One thing comes quickly to mind: This early in a campaign, normally there are much more undecided voters, especially when choosing between two names with whom they may or may not be familiar. The fact that SurveyUSA used each candidate's party label may be the reason for the high positive numbers for the GOP candidates given the consistent downward plunge in the favorable ratings of President Barack Obama, for his government takeover schemes in manufacturing and finance, and now in health care; as well as Governor Tim Kaine's unpopularity for his job sharing as Democrat National Committee chairman, Virginia's constant incorrect budget revenue forecasts, and the state's IT contract controversy with Northrup Grumman.

Here's more analysis from Eric Kleefeld at Talking Points Memo. According to the poll's internals, 14 percent of those who voted for Mr. Obama last year now say they will vote for McDonnell, while 9 percent who voted for Republican Senator John McCain last November will vote for Deeds. SurveyUSA last polled the gubernatorial race after Deeds' Democrat primary victory in early June. At that point, McDonnell led by 47 percent to 43 percent.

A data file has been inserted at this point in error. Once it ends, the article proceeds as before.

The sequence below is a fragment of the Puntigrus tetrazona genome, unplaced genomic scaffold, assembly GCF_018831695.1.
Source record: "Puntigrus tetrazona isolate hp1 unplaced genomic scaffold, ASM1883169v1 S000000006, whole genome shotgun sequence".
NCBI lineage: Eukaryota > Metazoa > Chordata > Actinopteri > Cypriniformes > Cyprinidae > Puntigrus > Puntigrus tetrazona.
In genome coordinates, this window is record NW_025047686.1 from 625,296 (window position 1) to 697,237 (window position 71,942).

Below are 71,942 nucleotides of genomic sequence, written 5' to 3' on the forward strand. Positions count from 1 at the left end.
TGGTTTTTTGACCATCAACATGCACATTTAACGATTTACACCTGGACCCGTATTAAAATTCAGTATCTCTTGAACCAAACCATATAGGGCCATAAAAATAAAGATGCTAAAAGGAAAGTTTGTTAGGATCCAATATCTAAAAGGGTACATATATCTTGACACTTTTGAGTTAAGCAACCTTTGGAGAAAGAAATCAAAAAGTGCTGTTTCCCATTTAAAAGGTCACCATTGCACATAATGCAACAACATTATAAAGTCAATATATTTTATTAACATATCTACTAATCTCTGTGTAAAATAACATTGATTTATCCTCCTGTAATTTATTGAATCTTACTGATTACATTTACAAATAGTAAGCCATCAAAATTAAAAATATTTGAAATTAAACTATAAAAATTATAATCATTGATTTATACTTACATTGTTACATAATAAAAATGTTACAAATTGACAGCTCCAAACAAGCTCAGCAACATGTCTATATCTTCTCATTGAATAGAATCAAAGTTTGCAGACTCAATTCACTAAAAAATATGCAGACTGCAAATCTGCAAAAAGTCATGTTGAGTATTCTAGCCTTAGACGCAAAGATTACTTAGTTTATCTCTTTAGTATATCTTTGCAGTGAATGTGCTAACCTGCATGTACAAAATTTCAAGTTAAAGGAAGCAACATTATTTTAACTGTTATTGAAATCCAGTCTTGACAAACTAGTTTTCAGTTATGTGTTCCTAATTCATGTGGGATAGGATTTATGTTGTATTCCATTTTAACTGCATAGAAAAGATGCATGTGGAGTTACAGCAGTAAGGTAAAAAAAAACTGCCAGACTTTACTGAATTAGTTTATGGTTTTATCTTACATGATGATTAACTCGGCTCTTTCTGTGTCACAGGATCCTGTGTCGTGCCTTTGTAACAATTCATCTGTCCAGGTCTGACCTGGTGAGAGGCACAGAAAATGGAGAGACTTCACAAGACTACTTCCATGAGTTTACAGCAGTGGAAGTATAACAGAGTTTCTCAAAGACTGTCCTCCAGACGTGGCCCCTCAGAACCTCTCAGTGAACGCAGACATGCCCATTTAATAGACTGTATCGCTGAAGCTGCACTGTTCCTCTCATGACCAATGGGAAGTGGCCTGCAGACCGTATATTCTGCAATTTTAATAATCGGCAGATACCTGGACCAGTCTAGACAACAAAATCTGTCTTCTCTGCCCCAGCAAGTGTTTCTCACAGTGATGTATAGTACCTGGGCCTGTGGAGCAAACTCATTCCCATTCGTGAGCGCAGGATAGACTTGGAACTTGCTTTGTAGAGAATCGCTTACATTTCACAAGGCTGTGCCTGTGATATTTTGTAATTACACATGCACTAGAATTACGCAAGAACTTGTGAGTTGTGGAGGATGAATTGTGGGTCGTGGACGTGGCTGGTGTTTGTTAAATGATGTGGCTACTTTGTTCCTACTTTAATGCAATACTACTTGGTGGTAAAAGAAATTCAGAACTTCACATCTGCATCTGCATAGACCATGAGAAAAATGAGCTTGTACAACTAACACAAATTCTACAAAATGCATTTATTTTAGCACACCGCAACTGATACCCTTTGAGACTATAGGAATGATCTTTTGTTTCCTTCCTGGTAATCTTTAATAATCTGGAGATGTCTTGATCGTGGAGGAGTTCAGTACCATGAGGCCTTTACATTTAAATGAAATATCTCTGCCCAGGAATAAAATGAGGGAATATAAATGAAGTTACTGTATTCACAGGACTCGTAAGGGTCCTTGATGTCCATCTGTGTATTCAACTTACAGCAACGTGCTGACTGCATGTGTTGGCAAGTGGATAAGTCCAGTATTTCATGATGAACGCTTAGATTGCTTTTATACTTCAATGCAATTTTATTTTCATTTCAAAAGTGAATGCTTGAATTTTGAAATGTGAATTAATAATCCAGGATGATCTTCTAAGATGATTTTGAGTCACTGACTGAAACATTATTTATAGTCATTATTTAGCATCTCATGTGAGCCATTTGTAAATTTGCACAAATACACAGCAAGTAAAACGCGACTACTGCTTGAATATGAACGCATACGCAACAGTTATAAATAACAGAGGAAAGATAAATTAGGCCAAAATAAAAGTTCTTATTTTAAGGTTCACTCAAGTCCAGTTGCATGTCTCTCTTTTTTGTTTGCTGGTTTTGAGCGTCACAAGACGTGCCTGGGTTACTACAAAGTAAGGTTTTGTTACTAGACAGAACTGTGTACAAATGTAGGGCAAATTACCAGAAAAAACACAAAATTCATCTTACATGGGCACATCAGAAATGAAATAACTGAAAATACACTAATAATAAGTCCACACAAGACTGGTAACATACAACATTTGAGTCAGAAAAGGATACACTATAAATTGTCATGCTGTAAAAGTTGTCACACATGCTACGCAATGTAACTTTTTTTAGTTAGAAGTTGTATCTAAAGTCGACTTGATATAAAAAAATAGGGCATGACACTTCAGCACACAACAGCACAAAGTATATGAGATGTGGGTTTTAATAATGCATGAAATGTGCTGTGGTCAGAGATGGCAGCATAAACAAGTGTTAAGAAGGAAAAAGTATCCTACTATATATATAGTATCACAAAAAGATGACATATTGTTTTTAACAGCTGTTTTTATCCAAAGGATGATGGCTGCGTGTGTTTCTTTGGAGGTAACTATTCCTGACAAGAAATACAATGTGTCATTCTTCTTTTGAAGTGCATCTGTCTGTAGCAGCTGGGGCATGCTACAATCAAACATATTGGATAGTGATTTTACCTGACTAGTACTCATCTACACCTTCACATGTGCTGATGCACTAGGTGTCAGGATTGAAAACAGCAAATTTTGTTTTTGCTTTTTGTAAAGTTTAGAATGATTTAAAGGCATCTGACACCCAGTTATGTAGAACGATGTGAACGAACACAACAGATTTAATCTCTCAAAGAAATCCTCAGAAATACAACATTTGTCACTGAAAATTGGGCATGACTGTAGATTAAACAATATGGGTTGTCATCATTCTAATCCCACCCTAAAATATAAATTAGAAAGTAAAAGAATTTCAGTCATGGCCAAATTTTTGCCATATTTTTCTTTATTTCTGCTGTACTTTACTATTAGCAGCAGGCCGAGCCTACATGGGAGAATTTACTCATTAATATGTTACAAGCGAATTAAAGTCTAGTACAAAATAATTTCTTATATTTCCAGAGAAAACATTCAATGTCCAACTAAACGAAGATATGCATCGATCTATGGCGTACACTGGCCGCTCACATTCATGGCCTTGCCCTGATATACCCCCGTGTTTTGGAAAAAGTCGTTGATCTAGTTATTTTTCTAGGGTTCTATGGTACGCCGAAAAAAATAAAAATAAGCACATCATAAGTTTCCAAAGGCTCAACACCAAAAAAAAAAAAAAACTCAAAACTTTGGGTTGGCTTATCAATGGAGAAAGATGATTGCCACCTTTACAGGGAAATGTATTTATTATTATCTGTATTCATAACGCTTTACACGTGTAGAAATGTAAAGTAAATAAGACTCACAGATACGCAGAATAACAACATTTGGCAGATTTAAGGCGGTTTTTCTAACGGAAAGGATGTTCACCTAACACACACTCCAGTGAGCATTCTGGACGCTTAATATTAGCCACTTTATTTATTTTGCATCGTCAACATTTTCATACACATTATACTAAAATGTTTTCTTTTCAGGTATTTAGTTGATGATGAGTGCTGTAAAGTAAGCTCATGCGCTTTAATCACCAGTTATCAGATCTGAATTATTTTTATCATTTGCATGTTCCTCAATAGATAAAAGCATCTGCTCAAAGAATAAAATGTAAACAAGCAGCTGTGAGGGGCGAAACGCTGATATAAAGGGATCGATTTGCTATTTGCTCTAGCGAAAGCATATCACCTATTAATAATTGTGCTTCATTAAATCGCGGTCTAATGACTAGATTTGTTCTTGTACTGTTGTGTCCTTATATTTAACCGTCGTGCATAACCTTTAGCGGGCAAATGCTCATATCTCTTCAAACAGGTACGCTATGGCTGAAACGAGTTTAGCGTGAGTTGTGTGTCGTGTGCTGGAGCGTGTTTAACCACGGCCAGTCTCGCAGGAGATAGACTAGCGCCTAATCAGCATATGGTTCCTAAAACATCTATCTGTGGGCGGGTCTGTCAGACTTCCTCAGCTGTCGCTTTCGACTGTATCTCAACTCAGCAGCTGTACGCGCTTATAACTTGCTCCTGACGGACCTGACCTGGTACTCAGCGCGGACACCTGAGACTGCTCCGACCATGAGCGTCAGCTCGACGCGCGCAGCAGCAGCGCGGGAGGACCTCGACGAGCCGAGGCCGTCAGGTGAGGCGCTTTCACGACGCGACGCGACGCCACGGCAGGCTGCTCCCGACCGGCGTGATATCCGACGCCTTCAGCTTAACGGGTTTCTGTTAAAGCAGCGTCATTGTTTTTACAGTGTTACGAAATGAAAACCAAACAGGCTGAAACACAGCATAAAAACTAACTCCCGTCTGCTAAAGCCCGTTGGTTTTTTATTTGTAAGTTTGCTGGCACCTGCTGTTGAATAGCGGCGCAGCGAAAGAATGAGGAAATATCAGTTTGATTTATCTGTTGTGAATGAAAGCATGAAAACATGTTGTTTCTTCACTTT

Great Question!

For some reason, former Governor Jim Gilmore's administration of Virginia's finances remains a preoccupation among Virginia's liberals. More than 10 years later, they can't stop whining about the car tax cut and continue to fabricate its supposed harm to Virginia's fiscal health. Recently, the Washington Post went out of its way to hammer at the former governor again for his tax cut in its endorsement of Jody Wagner for lieutenant governor in the recent Democrat primary. It called the largest tax cut in Virginia history "risky fiscal policy." (Funny how liberals think keeping more of your earned income is "risky" while they laud as responsible tax increases, which stifle economic activity.)